Professor Teams Up with M.D.'s, Other Researchers to Prove Screen Time Impacts Child Development | Kent State University

Professor Teams Up with M.D.'s, Other Researchers to Prove Screen Time Impacts Child Development

Jennifer McCullough
School of Communication Studies Assistant Professor Jennifer M. McCullough, Ph.D., co-authored “Screen Exposure During Daily Routines and a Young Child’s Risk for Having Social-Emotional Delay” in Clinical Pediatrics, Vol. 56, No. 5, 2017, 1244-1253.

 

“Dr. Raman was a Pediatric Fellow at Akron’s Children Hospital, and she was concerned about how screen time may be interrupting important routines which are an important part of social-emotional development," McCullough said. "The study was supported by an Akron Children’s Hospital Foundation Research Fund grant to further look at what the impact of screen time on children may be."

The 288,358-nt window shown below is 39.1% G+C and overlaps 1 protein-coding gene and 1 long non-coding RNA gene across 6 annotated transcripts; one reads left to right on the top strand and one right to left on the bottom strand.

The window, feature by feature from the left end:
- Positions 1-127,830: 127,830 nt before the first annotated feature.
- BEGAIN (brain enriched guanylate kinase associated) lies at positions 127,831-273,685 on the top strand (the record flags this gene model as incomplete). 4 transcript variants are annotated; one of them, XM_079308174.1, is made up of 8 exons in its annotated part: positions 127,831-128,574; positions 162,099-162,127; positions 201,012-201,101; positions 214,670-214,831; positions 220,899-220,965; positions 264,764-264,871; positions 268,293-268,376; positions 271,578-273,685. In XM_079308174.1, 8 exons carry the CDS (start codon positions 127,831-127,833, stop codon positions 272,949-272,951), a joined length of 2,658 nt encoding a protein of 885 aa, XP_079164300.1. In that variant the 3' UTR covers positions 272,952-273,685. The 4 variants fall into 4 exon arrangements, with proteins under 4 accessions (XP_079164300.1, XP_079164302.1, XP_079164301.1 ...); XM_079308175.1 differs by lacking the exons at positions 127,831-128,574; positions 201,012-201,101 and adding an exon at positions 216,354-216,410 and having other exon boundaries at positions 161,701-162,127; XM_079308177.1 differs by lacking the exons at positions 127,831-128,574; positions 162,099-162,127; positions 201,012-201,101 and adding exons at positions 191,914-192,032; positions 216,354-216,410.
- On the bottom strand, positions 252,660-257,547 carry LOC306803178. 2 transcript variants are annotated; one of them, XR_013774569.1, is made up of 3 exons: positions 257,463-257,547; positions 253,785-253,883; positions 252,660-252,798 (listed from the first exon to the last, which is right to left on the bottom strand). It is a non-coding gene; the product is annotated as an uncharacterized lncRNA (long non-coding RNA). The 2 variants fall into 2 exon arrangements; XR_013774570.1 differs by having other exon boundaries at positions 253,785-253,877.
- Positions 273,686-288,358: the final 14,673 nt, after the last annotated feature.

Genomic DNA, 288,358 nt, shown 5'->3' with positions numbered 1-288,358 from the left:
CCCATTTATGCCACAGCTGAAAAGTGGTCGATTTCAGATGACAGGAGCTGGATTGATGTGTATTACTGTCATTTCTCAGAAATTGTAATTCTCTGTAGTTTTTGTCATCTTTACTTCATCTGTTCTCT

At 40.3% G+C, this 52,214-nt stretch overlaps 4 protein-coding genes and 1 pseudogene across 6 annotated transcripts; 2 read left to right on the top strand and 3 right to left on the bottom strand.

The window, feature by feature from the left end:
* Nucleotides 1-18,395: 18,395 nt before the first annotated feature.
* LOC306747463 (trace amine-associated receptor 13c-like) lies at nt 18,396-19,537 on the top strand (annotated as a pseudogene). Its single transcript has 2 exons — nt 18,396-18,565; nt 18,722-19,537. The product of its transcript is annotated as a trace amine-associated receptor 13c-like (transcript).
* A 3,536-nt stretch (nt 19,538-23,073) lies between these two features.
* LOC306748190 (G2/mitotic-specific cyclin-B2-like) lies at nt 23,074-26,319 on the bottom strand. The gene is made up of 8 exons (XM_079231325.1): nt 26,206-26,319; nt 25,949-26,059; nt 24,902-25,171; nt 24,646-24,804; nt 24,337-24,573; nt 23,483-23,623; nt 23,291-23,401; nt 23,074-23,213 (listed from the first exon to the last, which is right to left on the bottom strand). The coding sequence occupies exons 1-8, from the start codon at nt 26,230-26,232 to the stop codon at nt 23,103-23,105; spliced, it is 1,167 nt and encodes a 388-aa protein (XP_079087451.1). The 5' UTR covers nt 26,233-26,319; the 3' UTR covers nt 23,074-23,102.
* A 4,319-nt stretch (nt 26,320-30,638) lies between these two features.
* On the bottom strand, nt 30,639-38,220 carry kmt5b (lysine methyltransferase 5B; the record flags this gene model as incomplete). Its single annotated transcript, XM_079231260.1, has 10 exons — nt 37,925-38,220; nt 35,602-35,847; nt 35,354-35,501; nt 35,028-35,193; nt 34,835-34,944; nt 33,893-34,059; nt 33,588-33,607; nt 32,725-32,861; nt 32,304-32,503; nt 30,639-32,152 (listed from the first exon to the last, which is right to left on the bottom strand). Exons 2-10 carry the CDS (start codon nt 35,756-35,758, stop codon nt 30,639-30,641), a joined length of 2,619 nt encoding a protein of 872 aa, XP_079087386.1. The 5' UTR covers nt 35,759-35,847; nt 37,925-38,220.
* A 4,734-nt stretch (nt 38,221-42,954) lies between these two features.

Her co-writers included: Sajani Raman, M.D., Progressive Pediatrics and The Institute for Basic Research in Developmental Disabilities - Staten Island; Sara Guerrero-Duby, M.D., Wright State University Boonshoft School of Medicine and Dayton Children’s Hospital; Miraides Brown, M.S., Akron Children’s Hospital; Sarah Ostrowski-Delahanty, Ph.D., Akron Children’s Hospital; Diane Langkamp, M.D., Akron Children’s Hospital and Northeast Ohio Medical University; and John C. Duby, M.D., Wright State University Boonshoft School of Medicine and Dayton Children’s Hospital.

 

According to the authors’ abstract, the cross-sectional study examined associations between social-emotional development in young children aged 12 to 36 months and their number of daily routines involving an electronic screen. Children at risk for social-emotional delay were 5.8 times more likely to have five or more routines occurring with a screen as compared to children not at risk for delay.

 

“It is necessary for parents and pediatricians to be aware of the importance of routines (breakfast, diapering, bath time, etc.) and how screen time could interrupt these activities,” McCullough said. "(This study) highlights the importance of communication studies researchers collaborating with other interested parties, like pediatricians, to help answer questions regarding child development because it helps communication research reach a different audience.”